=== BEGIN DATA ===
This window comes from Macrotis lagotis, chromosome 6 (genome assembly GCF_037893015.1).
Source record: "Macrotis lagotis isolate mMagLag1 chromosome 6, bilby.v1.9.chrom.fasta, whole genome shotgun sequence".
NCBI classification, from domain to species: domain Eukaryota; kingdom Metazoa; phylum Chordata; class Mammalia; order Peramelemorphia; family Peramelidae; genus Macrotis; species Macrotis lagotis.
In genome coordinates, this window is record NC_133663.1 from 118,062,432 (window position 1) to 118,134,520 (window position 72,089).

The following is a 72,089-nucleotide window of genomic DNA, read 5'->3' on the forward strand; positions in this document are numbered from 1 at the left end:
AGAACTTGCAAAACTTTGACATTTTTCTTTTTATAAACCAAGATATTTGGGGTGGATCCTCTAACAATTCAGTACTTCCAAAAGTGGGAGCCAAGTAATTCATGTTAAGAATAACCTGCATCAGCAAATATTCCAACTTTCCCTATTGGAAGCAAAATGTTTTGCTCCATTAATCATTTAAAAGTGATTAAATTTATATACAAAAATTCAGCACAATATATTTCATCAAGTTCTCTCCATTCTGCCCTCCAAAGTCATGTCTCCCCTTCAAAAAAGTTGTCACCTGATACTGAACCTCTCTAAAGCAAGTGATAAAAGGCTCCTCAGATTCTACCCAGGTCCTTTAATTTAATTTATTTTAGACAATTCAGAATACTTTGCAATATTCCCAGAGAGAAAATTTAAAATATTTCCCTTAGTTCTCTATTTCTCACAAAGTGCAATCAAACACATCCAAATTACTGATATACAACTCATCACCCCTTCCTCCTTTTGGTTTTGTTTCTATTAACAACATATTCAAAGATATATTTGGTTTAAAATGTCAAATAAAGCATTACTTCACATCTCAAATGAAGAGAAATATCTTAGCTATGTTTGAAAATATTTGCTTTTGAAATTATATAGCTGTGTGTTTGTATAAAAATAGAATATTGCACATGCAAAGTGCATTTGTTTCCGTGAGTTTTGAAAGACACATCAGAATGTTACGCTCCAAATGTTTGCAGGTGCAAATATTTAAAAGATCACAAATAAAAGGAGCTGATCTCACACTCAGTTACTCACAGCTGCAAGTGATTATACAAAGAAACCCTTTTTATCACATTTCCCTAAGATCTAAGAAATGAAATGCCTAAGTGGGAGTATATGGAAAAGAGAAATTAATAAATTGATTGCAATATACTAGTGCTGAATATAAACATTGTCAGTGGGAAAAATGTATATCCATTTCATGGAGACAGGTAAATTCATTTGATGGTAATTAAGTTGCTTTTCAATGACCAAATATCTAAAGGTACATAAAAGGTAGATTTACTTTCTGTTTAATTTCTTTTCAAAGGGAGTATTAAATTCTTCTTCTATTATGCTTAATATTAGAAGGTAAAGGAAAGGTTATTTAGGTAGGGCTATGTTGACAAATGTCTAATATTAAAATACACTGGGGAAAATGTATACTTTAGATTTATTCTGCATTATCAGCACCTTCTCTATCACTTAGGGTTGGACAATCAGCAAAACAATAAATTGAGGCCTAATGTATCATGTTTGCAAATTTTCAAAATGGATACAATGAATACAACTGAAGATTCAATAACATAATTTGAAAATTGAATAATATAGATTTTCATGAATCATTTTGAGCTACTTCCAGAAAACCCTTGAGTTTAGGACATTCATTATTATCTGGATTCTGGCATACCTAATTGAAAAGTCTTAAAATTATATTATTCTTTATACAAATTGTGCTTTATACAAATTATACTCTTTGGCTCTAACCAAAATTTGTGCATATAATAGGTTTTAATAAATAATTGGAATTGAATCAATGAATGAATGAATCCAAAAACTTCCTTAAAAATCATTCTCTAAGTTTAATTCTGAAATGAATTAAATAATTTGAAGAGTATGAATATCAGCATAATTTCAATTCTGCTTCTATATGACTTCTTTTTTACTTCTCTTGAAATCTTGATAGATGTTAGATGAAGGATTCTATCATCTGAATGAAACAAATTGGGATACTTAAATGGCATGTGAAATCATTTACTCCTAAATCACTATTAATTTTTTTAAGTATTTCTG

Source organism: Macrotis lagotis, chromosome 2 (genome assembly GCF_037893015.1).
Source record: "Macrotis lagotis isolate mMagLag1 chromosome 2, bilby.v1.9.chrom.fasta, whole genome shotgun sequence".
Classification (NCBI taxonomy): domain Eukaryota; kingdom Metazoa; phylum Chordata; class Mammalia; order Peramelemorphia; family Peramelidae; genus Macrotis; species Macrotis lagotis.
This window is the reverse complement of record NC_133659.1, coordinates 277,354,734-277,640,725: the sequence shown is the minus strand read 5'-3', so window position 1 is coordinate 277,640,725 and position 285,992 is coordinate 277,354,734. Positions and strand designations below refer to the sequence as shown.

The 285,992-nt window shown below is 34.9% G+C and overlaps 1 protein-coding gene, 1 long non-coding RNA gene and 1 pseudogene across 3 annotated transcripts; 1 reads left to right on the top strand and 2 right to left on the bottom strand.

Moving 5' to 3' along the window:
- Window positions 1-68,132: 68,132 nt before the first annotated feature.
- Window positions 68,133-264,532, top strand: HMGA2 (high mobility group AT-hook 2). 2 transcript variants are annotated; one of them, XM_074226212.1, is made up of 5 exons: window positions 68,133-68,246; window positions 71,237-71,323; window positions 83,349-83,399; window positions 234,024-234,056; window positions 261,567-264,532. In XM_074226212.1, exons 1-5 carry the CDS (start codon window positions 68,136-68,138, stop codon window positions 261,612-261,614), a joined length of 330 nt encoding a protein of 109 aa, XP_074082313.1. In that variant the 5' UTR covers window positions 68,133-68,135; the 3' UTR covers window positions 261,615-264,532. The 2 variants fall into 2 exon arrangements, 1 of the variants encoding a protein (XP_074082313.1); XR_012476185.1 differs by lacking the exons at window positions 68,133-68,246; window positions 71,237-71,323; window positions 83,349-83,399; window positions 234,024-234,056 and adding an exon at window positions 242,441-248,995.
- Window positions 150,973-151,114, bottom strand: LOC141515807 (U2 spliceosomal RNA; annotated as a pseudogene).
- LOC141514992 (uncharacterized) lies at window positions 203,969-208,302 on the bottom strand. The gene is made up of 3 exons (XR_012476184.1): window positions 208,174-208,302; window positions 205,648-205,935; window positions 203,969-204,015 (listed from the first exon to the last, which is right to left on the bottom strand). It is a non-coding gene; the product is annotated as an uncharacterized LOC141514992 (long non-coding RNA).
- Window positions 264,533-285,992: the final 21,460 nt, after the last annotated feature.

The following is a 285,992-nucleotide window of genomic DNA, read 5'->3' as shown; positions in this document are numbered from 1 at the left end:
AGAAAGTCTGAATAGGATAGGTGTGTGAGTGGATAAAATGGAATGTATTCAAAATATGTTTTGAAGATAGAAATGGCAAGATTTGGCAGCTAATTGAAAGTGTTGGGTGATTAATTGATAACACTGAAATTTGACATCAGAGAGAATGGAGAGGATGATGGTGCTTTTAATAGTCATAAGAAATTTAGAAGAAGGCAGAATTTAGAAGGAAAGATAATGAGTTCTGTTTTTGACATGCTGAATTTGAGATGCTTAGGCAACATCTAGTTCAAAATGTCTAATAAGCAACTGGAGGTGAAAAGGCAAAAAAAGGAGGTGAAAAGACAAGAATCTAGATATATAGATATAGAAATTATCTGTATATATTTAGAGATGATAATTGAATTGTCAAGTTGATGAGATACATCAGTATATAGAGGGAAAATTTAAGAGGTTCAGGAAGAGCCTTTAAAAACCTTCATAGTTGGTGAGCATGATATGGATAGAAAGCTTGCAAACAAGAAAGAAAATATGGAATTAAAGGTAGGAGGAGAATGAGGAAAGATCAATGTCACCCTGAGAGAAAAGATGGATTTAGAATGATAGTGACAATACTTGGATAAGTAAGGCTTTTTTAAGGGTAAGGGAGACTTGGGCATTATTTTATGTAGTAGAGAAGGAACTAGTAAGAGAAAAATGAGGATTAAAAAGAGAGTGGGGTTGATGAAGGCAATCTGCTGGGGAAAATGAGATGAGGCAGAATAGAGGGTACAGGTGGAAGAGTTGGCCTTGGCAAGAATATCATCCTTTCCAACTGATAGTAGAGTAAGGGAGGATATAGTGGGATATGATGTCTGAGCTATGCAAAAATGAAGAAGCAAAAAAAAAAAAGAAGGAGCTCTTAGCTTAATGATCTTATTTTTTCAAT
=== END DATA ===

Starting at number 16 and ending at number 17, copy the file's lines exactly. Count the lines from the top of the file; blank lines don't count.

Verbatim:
- LOC141514992 (uncharacterized) lies at window positions 203,969-208,302 on the bottom strand. The gene is made up of 3 exons (XR_012476184.1): window positions 208,174-208,302; window positions 205,648-205,935; window positions 203,969-204,015 (listed from the first exon to the last, which is right to left on the bottom strand). It is a non-coding gene; the product is annotated as an uncharacterized LOC141514992 (long non-coding RNA).
- Window positions 264,533-285,992: the final 21,460 nt, after the last annotated feature.